In my final blog post at Stuff I chronicle the rise and fall of Nick Smith.
My blog at Stuff is on reining in local government.
In 2002 local councils were given the power of general competence. It meant they could do anything at all, so long as a majority of councillors voted for it. Any amount of spending could be justified so long as it contributed to the social, economic, cultural and environmental wellbeing of their communities.
For the life of me, I can’t think of anything that wouldn’t be justified under those criteria. A local council could probably build its own air force and claim it was essential to their social wellbeing.
I deal with the counter view:
Some have argued that these proposed reforms are undemocratic. They say that a local council should be able to spend ratepayers’ money on anything they want, and it is up to the local voters to keep them or sack them. They say the Government should leave it to local voters.
The problem I have with this argument is that many large items of expenditure that councils approve are not known before elections, and councils proceed regardless. Some of them turn into disasters such as the Hamilton V8s. Yes, you can sack the councillors responsible at the next election, but that doesn’t stop you being left with the bill regardless.
And the bill keeps getting bigger.
In my blog at Stuff, I ask the question who should rank party lists?
In my blog at Stuff, I look at parliamentary privilege:
One of the privileges members of Parliament have is they they can’t be sued for defamation for statements they make in Parliament. This privilege has existed for hundreds of years and is generally regarded as desirable as it allows MPs to expose wrongdoing without being silenced by injunctions and lawsuits.
However, there is a great responsibility on MPs to get their facts right, and to apologise when they get it wrong. They can defame people under the protection of parliamentary privilege, and their victims have no legal recourse.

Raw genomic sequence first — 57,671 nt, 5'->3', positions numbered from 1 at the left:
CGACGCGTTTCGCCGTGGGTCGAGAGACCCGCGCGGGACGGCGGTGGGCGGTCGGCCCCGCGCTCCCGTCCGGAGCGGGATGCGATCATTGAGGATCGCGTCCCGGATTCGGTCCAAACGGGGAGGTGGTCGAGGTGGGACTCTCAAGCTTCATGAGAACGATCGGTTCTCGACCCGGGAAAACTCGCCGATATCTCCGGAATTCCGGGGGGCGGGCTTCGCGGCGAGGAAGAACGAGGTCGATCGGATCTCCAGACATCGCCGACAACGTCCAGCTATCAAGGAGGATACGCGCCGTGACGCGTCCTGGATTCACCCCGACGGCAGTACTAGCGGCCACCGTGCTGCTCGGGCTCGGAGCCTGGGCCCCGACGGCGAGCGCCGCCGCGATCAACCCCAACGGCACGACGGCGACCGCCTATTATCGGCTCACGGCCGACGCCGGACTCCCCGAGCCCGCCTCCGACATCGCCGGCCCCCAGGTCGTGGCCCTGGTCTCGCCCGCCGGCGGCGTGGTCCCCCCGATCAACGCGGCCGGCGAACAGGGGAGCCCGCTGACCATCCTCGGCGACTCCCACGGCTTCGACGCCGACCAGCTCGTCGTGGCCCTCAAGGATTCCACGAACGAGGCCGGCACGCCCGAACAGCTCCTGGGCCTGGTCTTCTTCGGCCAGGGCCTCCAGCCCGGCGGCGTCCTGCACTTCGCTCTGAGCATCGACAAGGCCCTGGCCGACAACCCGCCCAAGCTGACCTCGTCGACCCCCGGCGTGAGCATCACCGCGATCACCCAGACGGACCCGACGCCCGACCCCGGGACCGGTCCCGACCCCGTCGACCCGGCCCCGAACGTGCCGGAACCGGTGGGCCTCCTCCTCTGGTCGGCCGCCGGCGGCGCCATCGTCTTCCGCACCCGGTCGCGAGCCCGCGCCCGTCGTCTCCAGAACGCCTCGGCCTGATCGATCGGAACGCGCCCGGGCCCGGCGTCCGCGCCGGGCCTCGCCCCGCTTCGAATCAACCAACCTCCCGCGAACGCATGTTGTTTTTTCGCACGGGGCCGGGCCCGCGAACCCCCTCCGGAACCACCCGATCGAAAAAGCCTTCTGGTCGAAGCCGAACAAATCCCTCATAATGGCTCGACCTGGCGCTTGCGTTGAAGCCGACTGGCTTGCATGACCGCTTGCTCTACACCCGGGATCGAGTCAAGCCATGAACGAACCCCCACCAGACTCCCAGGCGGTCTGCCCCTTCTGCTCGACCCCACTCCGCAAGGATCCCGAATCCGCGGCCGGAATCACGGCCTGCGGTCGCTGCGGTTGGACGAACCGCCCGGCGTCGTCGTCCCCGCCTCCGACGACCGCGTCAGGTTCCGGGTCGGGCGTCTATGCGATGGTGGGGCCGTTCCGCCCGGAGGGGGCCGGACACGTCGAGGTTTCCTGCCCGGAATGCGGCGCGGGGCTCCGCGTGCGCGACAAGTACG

Winston Peters has a long history of making allegations under parliamentary privilege, and having the vast bulk of the allegations turn out to be without substance. I had hoped that these days were behind us, but this week we have seen two serious allegations made by Peters under parliamentary privilege.
Perhaps one of Mr Peters’ caucus colleagues could ask their leader whether or not he has any proof of his allegation that Mr McKenzie received free overseas travel from Deloitte. And if he is unable to provide them with the proof, implore him not to turn the House of Representatives into a Star Chamber.
Maybe iPredict could do a stock on whether Mr Peters will provide said proof of his allegation, and whether he would apologise for his allegation. I suspect both stocks would sell for under 5c.
At Stuff I blog on another issue in the MMP review, namely should List MPs be able to stand in by-elections.
However I am firmly of the view that List MPs should not be able to stand in by-elections. I think the results of elections should be transparent, and someone from Dunedin should not suddenly become a List MP because of how the voters in Mana voted. The average voter won’t get to grips with the details of how a list MP becoming an electorate MP means a new List MP enters Parliament, and won’t be making an informed vote.
You can comment at Stuff, or here.
At Stuff I blog on when work testing should apply.
For my part I support having just a 12-month suspension of work testing for sole parents who have further children while on the DPB. There is a wealth of research that children who grow up in households where no adults are in paid employment do far worse than other children in other families – even those of the same income level. The DPB should be temporary assistance for parents who find themselves without the support of a partner. Too many recepients remain on it for well over a decade.
You can comment over at Stuff.
At Stuff I blog on the one electorate seat threshold for MMP, as part of a series on the possible changes to MMP. My conclusion:
Overall I think there is a case for removing the electorate threshold, but only if the party vote threshold is lower so that it is easier for parties to make it into Parliament. However, my mind is not yet made up on this issue, as if the threshold is made too low, then stable government is much more difficult, as we have seen in Israel.
You can comment at Stuff, or here.
I also note that on the 3 News poll the CR would have 60 seats, the CL 60 seats and the Maori Party 3 seats. So they would get to choose the Government, and either way it would have a bare two seat majority.
In my By the numbers blog at Stuff I look at the issue of what the party vote threshold should be for MMP. I note:
One of the most important issues is what percentage of the vote should a political party need to get, to gain list MPs in Parliament. Currently the threshold is 5 per cent. You can also qualify through winning an electorate seat, but I plan to discuss that issue in a seperate post.
There are basically four options for the threshold. They are to:
- (A) – Increase it
- (B) – Keep it at 5%
- (C) – Reduce it